Stocks had a mixed outing on Wednesday as heavy losses in technology shares roughly balanced gains in financials and most other areas.
The S&P 500 (unch) finished a tick below its flat line, while the Dow Jones Industrial Average (+0.4%) and the Russell 2000 (+0.4%) both advanced to new record highs.
Conversely, the tech-heavy Nasdaq retreated from its record mark, dropping 1.3%, with its five largest components by market cap--Apple (AAPL 169.48, -3.59), Microsoft (MSFT 83.34, -1.54), Amazon (AMZN 1161.27, -32.33), Facebook (FB 175.13, -7.29), and Alphabet (GOOG 1021.66, -25.75)--losing between 1.8% and 4.0%.
Chipmakers also weighed heavily on the Nasdaq, sending the PHLX Semiconductor Index (-4.4%) to a fresh November low.
Wednesday's technology sell off wasn't fueled by a particular catalyst, rather, it was the result of investors dialing back their technology holdings following an impressive year-to-date run. Even with today's decline of 2.6%, the S&P 500's technology sector remains comfortably atop the 2017 sector standings with a year-to-date gain of 35.7%.
For comparison, the S&P 500 has climbed 17.3% year to date and the second-best performing group--health care--is up 20.0%.
Most sectors benefited from increased buying on Wednesday--especially the financials (+1.8%) and telecom services (+2.7%) groups--as investors looked to reallocate their former technology funds. Being second only to technology in terms of weight, the financial sector helped keep the S&P 500's loss in check throughout the session.
Within the financial group, heavyweights like JPMorgan Chase (JPM 103.73, +2.37), Bank of America (BAC 28.28, +0.64), Wells Fargo (WFC 56.68, +1.11), and Citigroup (C 75.04, +1.34) finished with gains between 1.8% and 2.3%.
Meanwhile, industrial shares also outperformed on Wednesday, especially transports--which sent the Dow Jones Transportation Average (+3.3%) to a new all-time high.
In Washington, Fed Chair Janet Yellen gave her semiannual testimony before the Joint Economic Committee, but the event had little to no impact on the equity market. Ms. Yellen released her prepared remarks prior to her appearance, reiterating her view that the lull in inflation is due to transitory factors.
U.S. Treasuries sold off in a curve-steepening trade, widening the 2yr-10yr spread to 62 basis points. The yield on the benchmark 10-yr Treasury note climbed four basis points to 2.38%, while the 2-yr yield jumped one basis point to 1.76%.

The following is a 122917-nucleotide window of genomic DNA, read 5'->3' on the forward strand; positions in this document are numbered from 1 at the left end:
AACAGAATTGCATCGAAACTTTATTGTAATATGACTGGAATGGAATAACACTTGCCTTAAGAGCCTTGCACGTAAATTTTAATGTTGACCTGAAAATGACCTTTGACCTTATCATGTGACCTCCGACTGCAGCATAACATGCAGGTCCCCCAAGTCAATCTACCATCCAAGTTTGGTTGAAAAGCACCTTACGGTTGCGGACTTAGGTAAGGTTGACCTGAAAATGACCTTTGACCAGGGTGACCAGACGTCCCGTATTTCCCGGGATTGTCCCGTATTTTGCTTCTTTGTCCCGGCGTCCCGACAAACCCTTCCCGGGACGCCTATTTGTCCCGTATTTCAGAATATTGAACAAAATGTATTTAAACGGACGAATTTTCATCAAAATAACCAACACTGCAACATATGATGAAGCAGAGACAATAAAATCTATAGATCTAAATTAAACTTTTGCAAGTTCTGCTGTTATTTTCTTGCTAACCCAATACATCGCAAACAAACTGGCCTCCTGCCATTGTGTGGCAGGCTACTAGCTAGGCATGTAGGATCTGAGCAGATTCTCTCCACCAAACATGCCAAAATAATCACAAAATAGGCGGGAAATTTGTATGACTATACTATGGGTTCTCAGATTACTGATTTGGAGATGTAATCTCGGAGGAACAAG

Elsewhere, the major European bourses finished Wednesday's session mixed; Germany's DAX (unch) and France's CAC (+0.1%) closed with slim gains, while the UK's FTSE dropped 0.9%. UK equities tumbled amid an increase in the pound relative to the U.S. dollar (1.3411, +0.0066, +0.5%).
Stock indices in the Asia-Pacific region closed little changed, with Japan's Nikkei (+0.5%) showing relative strength.
Reviewing Wednesday's batch of economic data, which included the second estimate of third quarter GDP, October Pending Home Sales, the Fed's Beige Book for November, and the weekly MBA Mortgage Applications Index:
- The second estimate of third quarter GDP pointed to an expansion of 3.3% (Briefing.com consensus +3.2%), up from 3.0% in the initial reading. Meanwhile, the Q3 GDP Deflator was revised to +2.1% (Briefing.com consensus +2.2%) from +2.2%.
- The key takeaway from the report is that economic output grew at its strongest pace since the first quarter of 2015, driven by a pickup in both consumer and business spending -- and despite the disruptions created by the hurricanes.
- Pending Home Sales for October rose 3.5% (Briefing.com consensus +0.6%). Today's reading follows a revised 0.4% decrease in September (from 0.0%).
- The Fed's Beige Book for November showed that economic activity continued to increase at a modest to moderate pace across the 12 Federal Reserve Districts. In addition, most Districts reported a modest to moderate increase in employment, wages, and selling prices. The outlook for holiday sales was reported to be generally optimistic.
- The weekly MBA Mortgage Applications Index decreased 3.1% to follow last week's 0.1% uptick.
On Thursday, investors will receive October Personal Income (Briefing.com consensus +0.3%), October Personal Spending (Briefing.com consensus +0.3%), October PCE Prices (Briefing.com consensus +0.1%), and weekly Initial Claims (Briefing.com consensus 238K) at 8:30 ET, followed by the Chicago PMI for November (Briefing.com consensus 63.0) at 9:45 ET.
- Nasdaq Composite +26.8% YTD
- Dow Jones Industrial Average +21.1% YTD
- S&P 500 +17.3% YTD
- Russell 2000 +13.6% YTD